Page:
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Risk of Australian-made weapons being used to commit grave violations against children in Gaza

As Israeli forces expand military operations in Rafah, Australia must ban all military exports to Israel.
10 May 2024

The Australian Government must officially ban all military exports to Israel to ensure that Australian-made weapons, parts of weapons, ammunition and no other products are being used to commit or facilitate serious violations of international law or grave violations against children in Gaza, Save the Children Australia said today. 
About 26,000 children – or more than 2% of Gaza’s total child population – have been killed or injured in just under seven months of war. 
Israel announced earlier this week it will expand military operation in Rafah, irrespective of the UN Security Council resolution demanding an immediate ceasefire and warnings from NGOs that a ground incursion into Rafah would lead to the deadliest stage of the war yet. Rafah is completely overwhelmed with 1.3 million displaced, hungry, and traumatised people, including more than 600,000 children. 
Despite the Australian Government claiming it is not currently exporting weapons to Israel, the notoriously secretive nature of Australia’s defence exports system leaves open the risk that other Australian-made products, such as explosives, chemicals, and radios are still being exported to Israel and used by Israeli forces in Gaza. These items are considered “dual use”, meaning they could be used for either military or civilian purposes.   
The Department of Defence does not provide a public breakdown of which military exports contain weapons, munitions, or dual use products.  
Trade figures revealed during a Senate hearing in October 2023 show that Australia granted 54 defence export permits to Israel last year, and 350 permits since 2017. 
Both Labor and the Coalition recently voted against a Greens motion in the Senate to “immediately end all trade of military equipment with the state of Israel”. 
Save the Children Australia CEO Mat Tinkler said anything less than a complete ban on all military equipment to Israel fails to fulfil moral, humanitarian, and legal imperatives. 
“Australia and many other countries have consistently called on the Government of Israel not to go down this path, warning that an attack on Rafah would have catastrophic consequences, and yet Israel seems intent on unleashing this terrifying new phase of the war anyway.” 
“With the lives of more than 600,000 children in Rafah now at serious risk, Australia must at least ensure that no Australian-made weapons or any other products are being used by Israeli forces to kill or maim children in the attack on Rafah or anywhere else in Gaza or the West Bank.” 
“Australia has rightly backed international calls for a ceasefire in Gaza and provided humanitarian funding to address dire needs but it’s counterproductive to both back a ceasefire and at the same time leave loopholes in our approach to military exports to Israel during a war that has already killed more than 14,000 children and injured tens of thousands more.”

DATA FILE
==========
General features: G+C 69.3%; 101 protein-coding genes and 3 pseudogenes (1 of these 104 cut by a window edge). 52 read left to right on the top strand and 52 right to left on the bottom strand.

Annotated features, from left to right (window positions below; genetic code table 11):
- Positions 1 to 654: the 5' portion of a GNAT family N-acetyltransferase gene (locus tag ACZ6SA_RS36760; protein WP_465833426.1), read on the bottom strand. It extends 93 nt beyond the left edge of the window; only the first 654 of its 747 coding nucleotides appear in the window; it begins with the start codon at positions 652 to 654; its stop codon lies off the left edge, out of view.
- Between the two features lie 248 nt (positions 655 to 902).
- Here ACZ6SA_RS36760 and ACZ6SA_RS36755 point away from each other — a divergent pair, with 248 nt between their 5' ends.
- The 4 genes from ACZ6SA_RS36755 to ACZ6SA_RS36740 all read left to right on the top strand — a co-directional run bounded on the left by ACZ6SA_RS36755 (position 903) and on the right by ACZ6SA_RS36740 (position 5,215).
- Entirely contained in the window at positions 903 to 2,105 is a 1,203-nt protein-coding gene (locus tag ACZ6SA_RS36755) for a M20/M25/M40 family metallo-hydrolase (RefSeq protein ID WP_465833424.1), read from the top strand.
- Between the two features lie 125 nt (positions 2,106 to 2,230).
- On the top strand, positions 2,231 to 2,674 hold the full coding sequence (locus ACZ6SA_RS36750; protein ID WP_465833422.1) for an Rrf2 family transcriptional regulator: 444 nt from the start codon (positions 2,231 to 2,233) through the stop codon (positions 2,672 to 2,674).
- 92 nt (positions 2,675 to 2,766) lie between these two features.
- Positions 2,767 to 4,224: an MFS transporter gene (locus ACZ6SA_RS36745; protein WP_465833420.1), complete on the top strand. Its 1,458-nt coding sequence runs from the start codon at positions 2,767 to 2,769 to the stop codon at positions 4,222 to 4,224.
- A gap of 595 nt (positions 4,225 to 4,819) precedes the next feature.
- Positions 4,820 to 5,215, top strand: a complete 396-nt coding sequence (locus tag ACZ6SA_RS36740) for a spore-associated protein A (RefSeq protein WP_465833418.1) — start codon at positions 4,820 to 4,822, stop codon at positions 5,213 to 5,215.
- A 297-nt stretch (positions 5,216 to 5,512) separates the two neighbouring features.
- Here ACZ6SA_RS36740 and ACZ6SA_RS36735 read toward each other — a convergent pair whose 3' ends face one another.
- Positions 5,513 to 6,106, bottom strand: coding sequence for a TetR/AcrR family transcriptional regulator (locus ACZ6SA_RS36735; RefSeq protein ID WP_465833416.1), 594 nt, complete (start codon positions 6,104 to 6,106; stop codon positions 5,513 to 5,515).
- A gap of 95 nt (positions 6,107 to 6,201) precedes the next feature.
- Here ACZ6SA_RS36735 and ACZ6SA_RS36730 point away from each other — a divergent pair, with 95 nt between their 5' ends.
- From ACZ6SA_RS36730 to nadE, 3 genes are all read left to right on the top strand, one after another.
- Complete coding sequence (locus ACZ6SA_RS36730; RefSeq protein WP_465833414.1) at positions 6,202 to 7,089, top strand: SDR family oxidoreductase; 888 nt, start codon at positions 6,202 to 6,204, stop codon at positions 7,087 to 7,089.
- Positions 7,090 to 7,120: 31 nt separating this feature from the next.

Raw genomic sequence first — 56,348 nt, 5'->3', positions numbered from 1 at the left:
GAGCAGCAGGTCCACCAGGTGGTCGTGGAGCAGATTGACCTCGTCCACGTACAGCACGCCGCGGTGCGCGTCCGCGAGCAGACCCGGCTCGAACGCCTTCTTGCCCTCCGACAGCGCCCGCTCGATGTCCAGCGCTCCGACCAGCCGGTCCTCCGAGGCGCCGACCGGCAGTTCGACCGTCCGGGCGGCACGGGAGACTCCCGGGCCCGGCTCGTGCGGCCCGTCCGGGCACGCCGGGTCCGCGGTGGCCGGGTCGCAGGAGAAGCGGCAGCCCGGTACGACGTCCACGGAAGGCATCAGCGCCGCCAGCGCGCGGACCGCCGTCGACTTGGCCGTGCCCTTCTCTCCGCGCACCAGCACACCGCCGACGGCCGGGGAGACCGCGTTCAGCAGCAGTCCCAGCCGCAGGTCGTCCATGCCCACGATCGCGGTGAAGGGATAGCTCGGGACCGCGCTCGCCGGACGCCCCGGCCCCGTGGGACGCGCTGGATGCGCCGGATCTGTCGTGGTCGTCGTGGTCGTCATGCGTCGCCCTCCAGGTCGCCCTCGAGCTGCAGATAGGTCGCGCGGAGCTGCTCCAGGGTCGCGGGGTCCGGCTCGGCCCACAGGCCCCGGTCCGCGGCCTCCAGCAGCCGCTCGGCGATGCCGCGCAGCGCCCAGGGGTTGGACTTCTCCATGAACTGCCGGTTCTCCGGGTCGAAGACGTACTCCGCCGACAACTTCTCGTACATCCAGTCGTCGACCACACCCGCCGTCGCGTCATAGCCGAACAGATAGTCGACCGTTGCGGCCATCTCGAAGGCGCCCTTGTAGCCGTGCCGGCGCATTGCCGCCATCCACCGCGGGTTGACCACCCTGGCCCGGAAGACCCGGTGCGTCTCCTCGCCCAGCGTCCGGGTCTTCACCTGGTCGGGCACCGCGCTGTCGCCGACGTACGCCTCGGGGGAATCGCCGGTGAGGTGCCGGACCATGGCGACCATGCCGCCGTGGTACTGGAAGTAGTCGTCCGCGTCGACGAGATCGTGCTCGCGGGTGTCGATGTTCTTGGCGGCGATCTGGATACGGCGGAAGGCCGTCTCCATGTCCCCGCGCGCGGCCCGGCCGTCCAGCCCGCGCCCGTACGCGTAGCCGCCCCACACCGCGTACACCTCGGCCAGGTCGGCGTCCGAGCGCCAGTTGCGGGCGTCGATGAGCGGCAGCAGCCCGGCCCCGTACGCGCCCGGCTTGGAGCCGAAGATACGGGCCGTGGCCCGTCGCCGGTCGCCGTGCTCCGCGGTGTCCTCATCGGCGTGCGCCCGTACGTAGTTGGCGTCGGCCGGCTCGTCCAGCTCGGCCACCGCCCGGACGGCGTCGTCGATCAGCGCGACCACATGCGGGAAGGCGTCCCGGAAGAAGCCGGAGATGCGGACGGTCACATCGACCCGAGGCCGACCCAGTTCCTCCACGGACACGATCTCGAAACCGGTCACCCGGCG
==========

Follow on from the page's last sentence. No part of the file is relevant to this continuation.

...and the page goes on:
Save the Children also calls on the Australian Government to adopt a range of transparency measures that would put Australia in line with other democratic arms-exporting countries, including the US, the UK, Germany, Canada, and New Zealand. 
“Australians have a right to know how and where Australian-made weapons are being used, but right now that information is extremely difficult to come by, despite many other likeminded countries already making this basic information publicly available,” Mr Tinkler said. 
“Taking fundamental transparency measures will help ensure Australia can uphold its commitments and adherence to the principles of international humanitarian law.” 
In February 2024, dozens of UN experts called on Australia and other countries to impose an arms embargo on Israel, noting the ruling by the International Court of Justice on 26 January 2024 that some of Israel’s actions in Gaza could plausibly amount to genocide, and welcomed the suspension of arms transfers to Israel by Belgium, Italy, Spain, and the Netherlands. 
In March, Canada’s parliament voted to end military exports to Israel until it can ensure weapons exported to Israel are being used in accordance with the law. The European Union has also discouraged arms exports to Israel. 
Earlier this year, a court ordered the Dutch Government to block all exports of F-35 fighter jet parts to Israel over concerns they were being used to violate international law, which could, in turn, implicate the Netherlands. 
An Australian ban on military exports to Israel should include a ban on exporting parts used in F-35 fighter jets to any country without a guarantee those jets will not be sold to Israel. According to Lockheed Martin, the global manufacturer of F-35 fighter jets, “every F-35 built contains some Australian parts and components”. Israel is currently using F-35s to bomb Gaza.

More than 250 humanitarian and human rights organisations have now signed onto a statement demanding that all States immediately halt the transfer of weapons, parts, and ammunition to Israel and Palestinian armed groups.


MEDIA CONTACT: Joshua Mcdonald on 0478010972 or

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